The Snows of Kilimanjaro (1952)

Approved  |   |  Adventure, Drama, Romance  |  18 December 1952 (Australia)
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Ratings: 6.3/10 from 3,490 users  
Reviews: 46 user | 9 critic

Writer Harry Street reflects on his life as he lies dying from an infection while on safari in the shadow of Mount Kilamanjaro.


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Nominated for 2 Oscars. Another 1 win & 1 nomination. See more awards »



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Complete credited cast:
Harry Street
Cynthia Green
Countess Liz (as Hildegarde Neff)
Torin Thatcher ...
Ava Norring ...
Helene Stanley ...
Vicente Gómez ...
Guitarist (as Vicente Gomez)
Richard Allan ...
Spanish Dancer


As writer Harry Street lays gravely wounded from an African hunting accident he feverishly reflects on what he perceives as his failures at love and writing. Through his delirium he recalls his one true love Cynthia Green who he lost by his obsession for roaming the world in search of stories for his novels. Though she is dead Cynthia continues to haunt Street's thoughts. In spite of one successful novel after another, Street feels he has compromised his talent to ensure the success of his books, making him a failure in his eyes. His neglected wife Helen tends to his wounds, listens to his ranting, endures his talk of lost loves, and tries to restore in him the will to fight his illness until help arrives. Her devotion to him makes him finally realize that he is not a failure. With his realization of a chance for love and happiness with Helen, he regains his will to live. Written by E.W. DesMarais <>

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Plot Keywords:

love | writer | africa | countess | safari | See All (172) »


His Adventures . . . Like His Loves . . . Were Great and Exciting !


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Release Date:

18 December 1952 (Australia)  »

Also Known As:

Ernest Hemingway's The Snows of Kilimanjaro  »

Filming Locations:


Company Credits

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Technical Specs


Sound Mix:

(Western Electric Recording)



Aspect Ratio:

1.37 : 1
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Did You Know?


Ernest Hemingway disliked the film because he thought it cannibalized material from his other work to pad the story. He told friend Ava Gardner that the only things he liked about it were her and the hyena. It has been reported, but not confirmed, that director Henry King mimicked the hyena on the soundtrack. See more »


At the restaurant in Spain, prior to when Harry leaves Cynthia at the table, he puts his left hand on her left arm in the long shot. In the closer shot, he is seen to take his right hand off her left arm as he stands up. See more »


Harry Street: [talking about their African trip] There's a wonderful book in it. Maybe I'll write it some day.
Cynthia Green: Darling!
Harry Street: Don't spoil it! Don't talk it all away!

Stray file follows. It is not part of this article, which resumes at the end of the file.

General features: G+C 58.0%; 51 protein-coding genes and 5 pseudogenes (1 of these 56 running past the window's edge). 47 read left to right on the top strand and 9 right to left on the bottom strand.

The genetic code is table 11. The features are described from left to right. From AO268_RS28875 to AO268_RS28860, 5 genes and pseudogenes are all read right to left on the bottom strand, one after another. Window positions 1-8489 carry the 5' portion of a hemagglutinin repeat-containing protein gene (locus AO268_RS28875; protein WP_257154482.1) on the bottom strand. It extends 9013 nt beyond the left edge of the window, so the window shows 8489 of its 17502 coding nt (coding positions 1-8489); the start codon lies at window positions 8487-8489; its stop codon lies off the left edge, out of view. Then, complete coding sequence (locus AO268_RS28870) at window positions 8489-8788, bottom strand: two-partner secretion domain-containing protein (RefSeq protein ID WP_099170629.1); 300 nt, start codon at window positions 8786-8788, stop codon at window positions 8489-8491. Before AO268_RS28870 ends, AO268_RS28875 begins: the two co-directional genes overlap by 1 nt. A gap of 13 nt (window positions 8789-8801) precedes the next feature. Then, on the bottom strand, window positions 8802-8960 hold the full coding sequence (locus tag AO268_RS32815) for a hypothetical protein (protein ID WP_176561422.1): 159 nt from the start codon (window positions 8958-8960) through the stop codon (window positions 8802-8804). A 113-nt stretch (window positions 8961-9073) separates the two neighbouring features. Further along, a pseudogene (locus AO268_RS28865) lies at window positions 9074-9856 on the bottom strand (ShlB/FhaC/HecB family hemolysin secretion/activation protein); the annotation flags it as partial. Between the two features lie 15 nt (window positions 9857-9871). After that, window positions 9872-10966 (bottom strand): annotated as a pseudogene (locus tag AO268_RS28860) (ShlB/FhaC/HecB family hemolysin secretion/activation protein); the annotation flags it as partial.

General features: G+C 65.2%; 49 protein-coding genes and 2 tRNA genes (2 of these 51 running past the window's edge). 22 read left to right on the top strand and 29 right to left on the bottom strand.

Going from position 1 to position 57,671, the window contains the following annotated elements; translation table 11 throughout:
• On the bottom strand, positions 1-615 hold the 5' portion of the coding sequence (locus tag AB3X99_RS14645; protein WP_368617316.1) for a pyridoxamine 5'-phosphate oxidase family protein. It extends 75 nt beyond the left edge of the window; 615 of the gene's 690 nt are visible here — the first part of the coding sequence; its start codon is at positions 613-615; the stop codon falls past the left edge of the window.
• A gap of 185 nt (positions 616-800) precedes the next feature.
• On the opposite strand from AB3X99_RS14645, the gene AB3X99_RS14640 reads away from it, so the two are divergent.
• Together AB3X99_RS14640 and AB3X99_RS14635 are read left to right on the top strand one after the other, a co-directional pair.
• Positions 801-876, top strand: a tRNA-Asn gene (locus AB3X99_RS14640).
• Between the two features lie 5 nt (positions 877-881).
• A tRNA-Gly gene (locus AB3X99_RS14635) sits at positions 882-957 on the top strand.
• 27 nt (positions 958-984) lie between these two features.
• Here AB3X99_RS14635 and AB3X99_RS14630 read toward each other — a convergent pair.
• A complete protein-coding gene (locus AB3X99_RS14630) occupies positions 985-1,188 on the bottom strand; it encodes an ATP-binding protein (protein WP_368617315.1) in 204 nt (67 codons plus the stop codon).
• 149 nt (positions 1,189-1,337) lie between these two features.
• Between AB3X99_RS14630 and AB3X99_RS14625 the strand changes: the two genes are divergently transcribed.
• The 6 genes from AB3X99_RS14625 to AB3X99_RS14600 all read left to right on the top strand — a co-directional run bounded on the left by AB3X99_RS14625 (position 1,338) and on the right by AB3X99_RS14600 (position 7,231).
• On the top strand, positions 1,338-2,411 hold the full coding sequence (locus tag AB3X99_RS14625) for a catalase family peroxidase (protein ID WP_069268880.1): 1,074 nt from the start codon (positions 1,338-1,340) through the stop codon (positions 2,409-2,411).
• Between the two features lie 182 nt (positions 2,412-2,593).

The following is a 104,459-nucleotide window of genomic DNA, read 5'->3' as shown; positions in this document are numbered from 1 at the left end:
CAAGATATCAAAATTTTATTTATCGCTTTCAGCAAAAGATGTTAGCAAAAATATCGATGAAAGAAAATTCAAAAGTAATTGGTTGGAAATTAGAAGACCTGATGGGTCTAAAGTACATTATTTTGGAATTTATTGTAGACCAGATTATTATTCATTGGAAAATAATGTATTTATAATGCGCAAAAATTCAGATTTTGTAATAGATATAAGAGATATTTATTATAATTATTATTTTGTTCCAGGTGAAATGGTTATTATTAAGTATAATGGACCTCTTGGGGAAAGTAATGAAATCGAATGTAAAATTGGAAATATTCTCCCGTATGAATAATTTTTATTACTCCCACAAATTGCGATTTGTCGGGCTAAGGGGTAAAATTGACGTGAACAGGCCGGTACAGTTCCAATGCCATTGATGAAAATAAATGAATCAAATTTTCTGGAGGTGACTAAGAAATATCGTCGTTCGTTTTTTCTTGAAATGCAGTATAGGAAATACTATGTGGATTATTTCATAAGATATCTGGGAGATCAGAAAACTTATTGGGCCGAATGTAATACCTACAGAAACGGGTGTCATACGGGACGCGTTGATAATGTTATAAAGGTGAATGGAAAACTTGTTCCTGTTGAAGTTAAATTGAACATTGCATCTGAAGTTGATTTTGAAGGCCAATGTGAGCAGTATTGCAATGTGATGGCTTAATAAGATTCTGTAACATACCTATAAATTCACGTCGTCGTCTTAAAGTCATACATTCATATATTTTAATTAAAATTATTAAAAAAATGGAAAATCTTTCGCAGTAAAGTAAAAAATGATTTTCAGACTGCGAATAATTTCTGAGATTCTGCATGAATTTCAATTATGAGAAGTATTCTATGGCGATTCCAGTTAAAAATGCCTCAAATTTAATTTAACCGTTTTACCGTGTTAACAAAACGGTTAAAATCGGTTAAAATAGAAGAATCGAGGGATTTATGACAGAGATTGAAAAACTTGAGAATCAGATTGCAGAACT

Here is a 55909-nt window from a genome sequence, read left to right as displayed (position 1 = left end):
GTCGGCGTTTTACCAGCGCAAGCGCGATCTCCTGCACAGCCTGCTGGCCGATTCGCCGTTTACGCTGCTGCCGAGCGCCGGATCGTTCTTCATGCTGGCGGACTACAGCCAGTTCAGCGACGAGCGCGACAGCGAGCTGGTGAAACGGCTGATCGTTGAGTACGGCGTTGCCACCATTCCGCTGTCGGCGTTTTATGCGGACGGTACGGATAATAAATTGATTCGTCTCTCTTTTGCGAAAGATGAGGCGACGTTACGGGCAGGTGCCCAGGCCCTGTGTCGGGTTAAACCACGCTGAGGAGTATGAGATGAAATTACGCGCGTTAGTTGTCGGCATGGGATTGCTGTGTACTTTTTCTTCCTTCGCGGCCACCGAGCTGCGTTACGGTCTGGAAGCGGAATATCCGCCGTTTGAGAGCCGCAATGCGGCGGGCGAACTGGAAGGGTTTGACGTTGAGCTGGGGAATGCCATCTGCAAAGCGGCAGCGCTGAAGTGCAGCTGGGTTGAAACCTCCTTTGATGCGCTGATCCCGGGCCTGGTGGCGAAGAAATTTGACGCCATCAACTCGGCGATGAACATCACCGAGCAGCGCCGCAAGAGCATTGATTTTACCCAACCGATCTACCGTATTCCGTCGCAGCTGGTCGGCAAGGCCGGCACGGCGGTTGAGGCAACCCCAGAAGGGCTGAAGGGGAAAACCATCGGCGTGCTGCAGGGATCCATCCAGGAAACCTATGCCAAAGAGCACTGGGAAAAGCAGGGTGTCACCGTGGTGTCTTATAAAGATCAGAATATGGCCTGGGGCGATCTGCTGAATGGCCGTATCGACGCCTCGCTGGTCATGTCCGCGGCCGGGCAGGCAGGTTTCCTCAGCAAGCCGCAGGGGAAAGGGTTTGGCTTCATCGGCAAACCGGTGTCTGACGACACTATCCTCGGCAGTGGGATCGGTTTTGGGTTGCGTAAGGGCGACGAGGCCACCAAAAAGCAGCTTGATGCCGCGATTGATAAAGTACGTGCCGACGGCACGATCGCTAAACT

See more »


Referenced in Hollywood Hist-o-Rama: Gregory Peck (1962) See more »


Ain't we got Fun
Music by Richard A. Whiting
Lyrics by Ray Egan and Gus Kahn
Heard in the background during the first flashback scene
See more »

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User Reviews

What would Papa have said about this one?
16 April 2005 | by (New York) – See all my reviews

Ernest Hemingway, one of the most admired writers of the last century, was alive when this movie came out in 1952. One wonders what did Mr. Hemingway think the creative 'geniuses' behind this film did to "The Snows of Killimanjaro"? Hollywood didn't do so well in adapting Papa's novels to the screen, but who knows, he must have been able to pay for another safari to Africa, or maybe another fishing trip with the "old man" in Cuba with the money he got after he sold the film's rights. As a novel, "The Snows of Killimanjaro" was not one of Mr. Hemingway's best works.

God only knows that what director Henry King and his team had in mind when they undertook to do the film based on Hemingway's novel? Maybe Mr. King wanted to travel to all the places in which the action is set. The only thing one can say is that after more than fifty years this wasn't a good film then, or now.

The acting is bad in general. Gregory Peck, an otherwise brilliant actor, does nothing to bring Harry Street to life. The Helen of Susan Hayward is at times horrible and completely silly. Ava Gardner's as a driver for the Republican forces in the Spanish Civil War? Give me a break! There is one scene in which Harry and Cynthia are dining and drinking in a Madrid restaurant which features a male flamenco dancer who bears an uncanny resemblance to Tyrone Power, and we wondered if this Richard Allan, who is credited with the dancing and charming Ava, was in reality Mr. Power performing an inside joke? Did anyone notice it, or was it me?

At any rate, "The Snows of Killimanjaro", is a film to watch at the viewer's own risk.

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